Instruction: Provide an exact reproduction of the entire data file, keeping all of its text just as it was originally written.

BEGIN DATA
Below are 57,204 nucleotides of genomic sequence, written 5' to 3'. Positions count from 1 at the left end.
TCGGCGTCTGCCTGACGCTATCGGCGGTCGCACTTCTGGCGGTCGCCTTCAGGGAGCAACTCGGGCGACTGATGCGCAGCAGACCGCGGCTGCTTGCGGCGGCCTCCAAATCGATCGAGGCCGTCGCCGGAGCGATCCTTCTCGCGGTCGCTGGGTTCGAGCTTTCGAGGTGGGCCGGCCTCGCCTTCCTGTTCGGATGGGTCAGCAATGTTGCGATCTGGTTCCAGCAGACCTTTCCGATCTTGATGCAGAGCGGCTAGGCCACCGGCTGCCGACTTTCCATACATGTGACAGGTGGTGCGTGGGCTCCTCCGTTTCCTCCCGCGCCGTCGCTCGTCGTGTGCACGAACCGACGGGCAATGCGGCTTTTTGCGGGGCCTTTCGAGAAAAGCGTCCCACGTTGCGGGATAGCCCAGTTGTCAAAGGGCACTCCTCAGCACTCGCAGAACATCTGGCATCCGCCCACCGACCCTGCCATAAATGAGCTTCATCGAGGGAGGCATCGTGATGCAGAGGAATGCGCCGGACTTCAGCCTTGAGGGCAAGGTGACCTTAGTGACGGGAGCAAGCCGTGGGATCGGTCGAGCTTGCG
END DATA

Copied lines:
Below are 57,204 nucleotides of genomic sequence, written 5' to 3'. Positions count from 1 at the left end.
TCGGCGTCTGCCTGACGCTATCGGCGGTCGCACTTCTGGCGGTCGCCTTCAGGGAGCAACTCGGGCGACTGATGCGCAGCAGACCGCGGCTGCTTGCGGCGGCCTCCAAATCGATCGAGGCCGTCGCCGGAGCGATCCTTCTCGCGGTCGCTGGGTTCGAGCTTTCGAGGTGGGCCGGCCTCGCCTTCCTGTTCGGATGGGTCAGCAATGTTGCGATCTGGTTCCAGCAGACCTTTCCGATCTTGATGCAGAGCGGCTAGGCCACCGGCTGCCGACTTTCCATACATGTGACAGGTGGTGCGTGGGCTCCTCCGTTTCCTCCCGCGCCGTCGCTCGTCGTGTGCACGAACCGACGGGCAATGCGGCTTTTTGCGGGGCCTTTCGAGAAAAGCGTCCCACGTTGCGGGATAGCCCAGTTGTCAAAGGGCACTCCTCAGCACTCGCAGAACATCTGGCATCCGCCCACCGACCCTGCCATAAATGAGCTTCATCGAGGGAGGCATCGTGATGCAGAGGAATGCGCCGGACTTCAGCCTTGAGGGCAAGGTGACCTTAGTGACGGGAGCAAGCCGTGGGATCGGTCGAGCTTGCG